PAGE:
2:34 p.m. EDT
MR MILLER: Afternoon, everyone. I —
QUESTION: Good afternoon.
MR MILLER: Thank you – do not have any opening comments, so Matt?
QUESTION: You don’t have anything to say at all?
MR MILLER: I’m happy to be here. Happy Wednesday. I have that to say.
QUESTION: Really? Okay. Hold on, let me get my recorder. Okay, got it. Okay. What – so all right. So what can you tell us about this hack, the – this infiltration of at least State Department e-mail hacks?
MR MILLER: I can say that last month the State Department detected anomalous activity. We did two things immediately. One, we took immediate steps to secure our systems, and two, took immediate steps to notify Microsoft of the event. As a matter of cyber security policy, we do not discuss the details of our response. The incident remains under investigation, and we continuously monitor our networks and update our security procedures.
QUESTION: Okay. Well, can you just explain to those of us who are technologically illiterate what “anomalous activity” is?
MR MILLER: That might be the blind leading the blind. (Laughter.) In this instance, I will say that an anomalous incident – I don’t want to get into the details because it does remain under investigation and —
QUESTION: Okay. Just – but what – I mean, what does that mean?
MR MILLER: But it is – it is – it is —
QUESTION: That – I sent an email to someone and it, like, gets returned because they’re on vacation or something?
MR MILLER: It is activity in which an actor is attempting to or successful in breaching our systems. We discovered it last month, and as I said, immediately took steps to secure our systems and then also notified Microsoft.
QUESTION: And were they successful in breaching the systems?
MR MILLER: I am not going to speak in any detail about the underlying event.
QUESTION: Okay. And this happened – you discovered this before or after the Secretary’s trip to Asia?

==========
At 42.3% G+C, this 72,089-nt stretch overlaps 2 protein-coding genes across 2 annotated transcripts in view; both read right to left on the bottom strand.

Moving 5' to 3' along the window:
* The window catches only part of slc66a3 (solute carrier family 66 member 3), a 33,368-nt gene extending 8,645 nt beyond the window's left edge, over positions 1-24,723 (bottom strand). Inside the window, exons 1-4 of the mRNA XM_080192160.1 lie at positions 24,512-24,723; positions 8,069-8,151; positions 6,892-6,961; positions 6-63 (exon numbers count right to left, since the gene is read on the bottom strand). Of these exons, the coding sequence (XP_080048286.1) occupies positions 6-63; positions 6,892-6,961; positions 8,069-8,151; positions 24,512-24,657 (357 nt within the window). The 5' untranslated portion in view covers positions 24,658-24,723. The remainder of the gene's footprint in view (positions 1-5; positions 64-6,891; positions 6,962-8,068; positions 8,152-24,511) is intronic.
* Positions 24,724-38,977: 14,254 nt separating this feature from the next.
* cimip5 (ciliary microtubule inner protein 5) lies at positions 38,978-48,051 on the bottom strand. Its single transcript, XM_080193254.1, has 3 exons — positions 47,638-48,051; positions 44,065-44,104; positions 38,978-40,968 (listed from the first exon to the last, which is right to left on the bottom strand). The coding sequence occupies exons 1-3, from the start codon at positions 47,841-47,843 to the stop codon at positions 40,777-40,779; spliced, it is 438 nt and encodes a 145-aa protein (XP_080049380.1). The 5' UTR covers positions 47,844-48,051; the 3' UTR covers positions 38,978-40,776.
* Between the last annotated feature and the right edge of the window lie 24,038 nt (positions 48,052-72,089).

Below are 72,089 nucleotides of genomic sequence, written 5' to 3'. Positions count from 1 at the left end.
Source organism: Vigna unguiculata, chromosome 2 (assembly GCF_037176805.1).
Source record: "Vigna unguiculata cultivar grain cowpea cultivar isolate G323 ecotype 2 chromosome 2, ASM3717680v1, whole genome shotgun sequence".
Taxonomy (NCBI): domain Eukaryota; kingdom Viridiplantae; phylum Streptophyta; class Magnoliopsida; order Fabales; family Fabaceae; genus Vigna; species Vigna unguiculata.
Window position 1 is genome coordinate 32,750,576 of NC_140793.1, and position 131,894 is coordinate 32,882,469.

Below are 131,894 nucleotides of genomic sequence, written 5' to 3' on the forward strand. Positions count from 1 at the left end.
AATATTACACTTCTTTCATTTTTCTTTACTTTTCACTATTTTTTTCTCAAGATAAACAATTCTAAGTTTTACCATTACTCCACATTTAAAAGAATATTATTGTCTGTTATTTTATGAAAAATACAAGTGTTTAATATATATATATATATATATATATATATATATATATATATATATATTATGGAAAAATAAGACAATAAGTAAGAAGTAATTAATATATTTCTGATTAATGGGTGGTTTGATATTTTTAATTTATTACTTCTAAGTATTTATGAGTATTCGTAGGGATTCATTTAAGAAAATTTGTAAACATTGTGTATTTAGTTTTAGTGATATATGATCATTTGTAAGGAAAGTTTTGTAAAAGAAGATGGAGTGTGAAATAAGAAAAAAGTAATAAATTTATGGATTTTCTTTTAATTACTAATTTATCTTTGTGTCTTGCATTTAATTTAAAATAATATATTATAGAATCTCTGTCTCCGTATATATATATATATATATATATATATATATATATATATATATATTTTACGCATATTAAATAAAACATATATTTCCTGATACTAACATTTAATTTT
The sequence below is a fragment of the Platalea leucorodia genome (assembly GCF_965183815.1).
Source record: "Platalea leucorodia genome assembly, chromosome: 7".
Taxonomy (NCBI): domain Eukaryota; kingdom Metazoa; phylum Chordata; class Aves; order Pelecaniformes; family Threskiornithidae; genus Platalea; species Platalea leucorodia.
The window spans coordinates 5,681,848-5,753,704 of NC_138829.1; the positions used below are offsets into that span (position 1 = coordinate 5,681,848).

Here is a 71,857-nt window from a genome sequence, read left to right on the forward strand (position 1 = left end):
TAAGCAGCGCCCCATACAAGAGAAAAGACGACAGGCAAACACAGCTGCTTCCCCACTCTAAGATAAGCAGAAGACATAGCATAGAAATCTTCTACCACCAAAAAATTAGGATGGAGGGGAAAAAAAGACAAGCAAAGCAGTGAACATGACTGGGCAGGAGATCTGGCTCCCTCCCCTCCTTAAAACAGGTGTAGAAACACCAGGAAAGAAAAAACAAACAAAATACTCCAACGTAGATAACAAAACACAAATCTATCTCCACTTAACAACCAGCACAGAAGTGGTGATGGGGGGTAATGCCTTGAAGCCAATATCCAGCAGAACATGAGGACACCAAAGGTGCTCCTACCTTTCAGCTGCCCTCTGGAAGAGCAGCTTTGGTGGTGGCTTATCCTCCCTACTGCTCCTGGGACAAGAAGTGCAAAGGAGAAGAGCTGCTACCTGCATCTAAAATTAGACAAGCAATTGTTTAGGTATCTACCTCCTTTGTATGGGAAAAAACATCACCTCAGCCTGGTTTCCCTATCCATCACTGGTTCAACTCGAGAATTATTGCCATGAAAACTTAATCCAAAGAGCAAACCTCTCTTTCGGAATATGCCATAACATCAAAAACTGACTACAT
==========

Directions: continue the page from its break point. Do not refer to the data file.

MR MILLER: I’m not at liberty to say the exact date other than that it was last month.
QUESTION: And do you have reasonable suspicion about who might be behind it?
MR MILLER: We have not yet made a public attribution.
QUESTION: I know.
MR MILLER: Yeah, I know. I certainly note – I’ve certainly noted – we’ve certainly noted the attribution that Microsoft has made for the incident.
QUESTION: Exactly. Do you have any reason —
MR MILLER: But as – but on —
QUESTION: Do you have any reason to doubt that?
MR MILLER: No. But on behalf of the U.S. Government, we have not made our own attribution at this point.
QUESTION: But you have no reason to doubt it?
MR MILLER: No.
MR MILLER: But that’s not the same thing as us confirming, with our own attribution, of course.
QUESTION: I’m not saying it is.
MR MILLER: Understood.
QUESTION: I’m just saying you don’t have any reason —
MR MILLER: We understand.
QUESTION: I mean, you don’t think it’s, like, I don’t know, people from the Falkland Islands?
MR MILLER: I do not believe it’s people from the Falkland Islands.
QUESTION: Okay, thank you.
QUESTION: Can you say the target – is it people or bureaus within this building?
MR MILLER: I cannot. I can’t get into that level of detail.
QUESTION: And is this something that the United States plans to raise with the Chinese if you make the attribution that they’re the ones behind it?
MR MILLER: I would not want to say who we might raise it with before we’ve publicly made an attribution.
QUESTION: Any way it’s going to happen?
QUESTION: Yeah, thank you, Matt. Do you know North Korea launched the long-range ballistic missiles from Pyongyang into the East Sea yesterday, I think last night U.S. time, just three days after North Korea warned that it would shoot down U.S. reconnaissance – I mean, reconnaissance craft. White House said that, today, this launch is a brazen violation of multiple UN Security Council resolutions. How would you comment on – State Department comment?